The word "paradise" (PaRDeS, PRDS, hebr.) that Christians have made a synonym for the Garden of Eden is a Persian word, which describes a walled orchard garden or an enclosed hunting park. It occurs three times in the Old Testament, significantly not in connection with Eden: in the Song of Solomon iv. 13: "Thy plants are an orchard of pomegranates, with pleasant fruits; camphire, with spikenard" ;Ecclesiastes ii. 5: "I made me gardens and orchards, and I planted trees in them of all kind of fruits";and in Nehemiah ii. 8: "And a letter unto Asaph the keeper of the king's orchard, that he may give me timber to make beams for the gates of the palace which appertained to the house, and for the wall of the city, and for the house that I shall enter into. And the king granted me, according to the good hand of my God upon me. ". In the Song of Solomon, it is clearly "garden;" in the second and third examples "park." In the post-Exilic apocalyptic literature and in the Talmud, "paradise" gains its associations with the Garden of Eden and its heavenly prototype. Literary Hellenistic influences led to the Pauline Christian association of "paradise" with the realm of the blest. The Greek Garden of the Hesperides influenced the Christian concept of the Garden of Eden, and by the 16th century, in the Cranach painting (see illustration), only the action that takes place there identifies the setting as not the Garden of the Hesperides, with its golden fruit.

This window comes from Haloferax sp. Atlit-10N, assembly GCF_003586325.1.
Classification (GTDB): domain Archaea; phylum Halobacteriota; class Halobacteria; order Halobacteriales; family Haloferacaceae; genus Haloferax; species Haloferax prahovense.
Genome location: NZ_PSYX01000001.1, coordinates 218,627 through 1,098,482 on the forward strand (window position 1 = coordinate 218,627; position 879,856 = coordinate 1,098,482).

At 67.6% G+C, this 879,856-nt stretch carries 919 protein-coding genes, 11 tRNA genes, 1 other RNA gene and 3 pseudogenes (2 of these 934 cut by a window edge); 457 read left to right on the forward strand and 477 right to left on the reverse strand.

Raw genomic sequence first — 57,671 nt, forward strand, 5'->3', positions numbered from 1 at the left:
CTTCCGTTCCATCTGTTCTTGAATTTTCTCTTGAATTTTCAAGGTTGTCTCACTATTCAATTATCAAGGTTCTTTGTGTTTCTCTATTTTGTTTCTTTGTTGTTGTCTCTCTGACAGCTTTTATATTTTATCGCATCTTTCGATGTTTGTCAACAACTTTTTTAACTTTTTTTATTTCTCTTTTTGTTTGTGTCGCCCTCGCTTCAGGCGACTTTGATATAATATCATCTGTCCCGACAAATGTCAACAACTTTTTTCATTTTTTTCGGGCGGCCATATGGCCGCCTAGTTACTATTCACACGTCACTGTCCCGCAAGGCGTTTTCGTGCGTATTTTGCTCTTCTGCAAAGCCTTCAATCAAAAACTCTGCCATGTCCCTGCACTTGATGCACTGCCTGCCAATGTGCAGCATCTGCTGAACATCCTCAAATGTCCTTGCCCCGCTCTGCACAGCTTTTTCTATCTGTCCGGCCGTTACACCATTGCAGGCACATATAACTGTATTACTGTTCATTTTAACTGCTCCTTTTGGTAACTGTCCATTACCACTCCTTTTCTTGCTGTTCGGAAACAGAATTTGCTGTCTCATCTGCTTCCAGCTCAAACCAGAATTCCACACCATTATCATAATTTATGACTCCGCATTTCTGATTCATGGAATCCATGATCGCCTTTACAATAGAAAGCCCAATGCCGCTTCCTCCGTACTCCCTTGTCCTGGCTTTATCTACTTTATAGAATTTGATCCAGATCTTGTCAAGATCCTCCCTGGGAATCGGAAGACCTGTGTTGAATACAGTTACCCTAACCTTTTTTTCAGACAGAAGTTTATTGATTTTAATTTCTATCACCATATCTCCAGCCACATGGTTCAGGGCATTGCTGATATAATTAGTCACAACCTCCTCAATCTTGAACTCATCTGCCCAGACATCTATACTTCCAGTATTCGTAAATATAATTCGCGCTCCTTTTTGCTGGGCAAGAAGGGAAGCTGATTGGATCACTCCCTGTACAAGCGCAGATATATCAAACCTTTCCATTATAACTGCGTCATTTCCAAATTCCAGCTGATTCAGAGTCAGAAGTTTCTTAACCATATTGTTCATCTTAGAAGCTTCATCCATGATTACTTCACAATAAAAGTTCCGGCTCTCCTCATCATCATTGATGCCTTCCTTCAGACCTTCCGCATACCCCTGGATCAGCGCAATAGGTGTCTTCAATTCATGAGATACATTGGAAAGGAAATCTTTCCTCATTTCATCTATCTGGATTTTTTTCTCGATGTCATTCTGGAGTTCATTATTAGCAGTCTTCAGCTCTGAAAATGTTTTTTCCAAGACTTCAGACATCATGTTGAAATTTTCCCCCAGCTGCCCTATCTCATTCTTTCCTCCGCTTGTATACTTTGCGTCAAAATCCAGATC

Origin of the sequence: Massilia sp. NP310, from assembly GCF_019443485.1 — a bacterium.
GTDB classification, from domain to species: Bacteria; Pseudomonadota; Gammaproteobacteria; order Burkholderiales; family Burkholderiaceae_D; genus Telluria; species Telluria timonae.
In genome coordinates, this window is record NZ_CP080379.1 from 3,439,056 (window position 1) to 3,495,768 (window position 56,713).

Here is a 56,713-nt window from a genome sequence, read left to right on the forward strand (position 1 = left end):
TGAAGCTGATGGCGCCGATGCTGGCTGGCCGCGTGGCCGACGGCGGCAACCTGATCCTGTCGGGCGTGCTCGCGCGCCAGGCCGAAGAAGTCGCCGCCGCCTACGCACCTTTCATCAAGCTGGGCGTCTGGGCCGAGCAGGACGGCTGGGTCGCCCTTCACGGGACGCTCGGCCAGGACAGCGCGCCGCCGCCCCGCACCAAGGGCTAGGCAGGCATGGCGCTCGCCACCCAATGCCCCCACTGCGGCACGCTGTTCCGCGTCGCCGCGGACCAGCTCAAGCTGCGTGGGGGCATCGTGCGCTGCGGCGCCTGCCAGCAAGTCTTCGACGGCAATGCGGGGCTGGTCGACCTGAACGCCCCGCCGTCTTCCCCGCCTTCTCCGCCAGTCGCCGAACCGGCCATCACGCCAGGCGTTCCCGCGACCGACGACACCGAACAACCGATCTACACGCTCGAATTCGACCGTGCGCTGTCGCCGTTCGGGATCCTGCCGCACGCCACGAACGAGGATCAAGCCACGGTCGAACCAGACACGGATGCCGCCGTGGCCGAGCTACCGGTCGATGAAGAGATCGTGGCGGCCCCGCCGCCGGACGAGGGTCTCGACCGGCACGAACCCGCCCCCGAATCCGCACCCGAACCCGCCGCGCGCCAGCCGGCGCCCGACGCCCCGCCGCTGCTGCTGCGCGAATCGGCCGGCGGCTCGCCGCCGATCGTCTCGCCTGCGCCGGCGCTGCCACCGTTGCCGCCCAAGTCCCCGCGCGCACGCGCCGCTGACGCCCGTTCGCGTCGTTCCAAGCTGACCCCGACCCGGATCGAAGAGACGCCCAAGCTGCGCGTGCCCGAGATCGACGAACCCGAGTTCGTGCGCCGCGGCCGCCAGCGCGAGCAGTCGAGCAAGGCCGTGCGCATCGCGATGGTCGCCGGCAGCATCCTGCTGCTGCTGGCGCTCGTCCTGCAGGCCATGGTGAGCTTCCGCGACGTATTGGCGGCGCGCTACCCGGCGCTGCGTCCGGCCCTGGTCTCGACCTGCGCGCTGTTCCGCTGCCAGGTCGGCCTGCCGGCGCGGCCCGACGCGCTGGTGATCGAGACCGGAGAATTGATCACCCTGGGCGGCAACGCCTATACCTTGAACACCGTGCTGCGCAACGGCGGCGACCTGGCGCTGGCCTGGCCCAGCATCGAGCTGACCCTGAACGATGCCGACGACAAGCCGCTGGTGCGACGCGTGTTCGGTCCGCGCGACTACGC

The origin of the term "Eden" in Hebrew may be with Akkadian edinu which derives from the Sumerian E.DIN.
Eden in Art
Garden of Eden motifs most frequently portrayed in illuminated manuscripts and paintings are the "Sleep of Adam" ("Creation of Eve"), the "Temptation of Eve" by the Serpent, the "Fall of Man" where Adam takes the fruit, and the "Expulsion." The idyll of "Naming Day in Eden" was less often depicted. Much of Milton's Paradise Lost occurs in the Garden of Eden.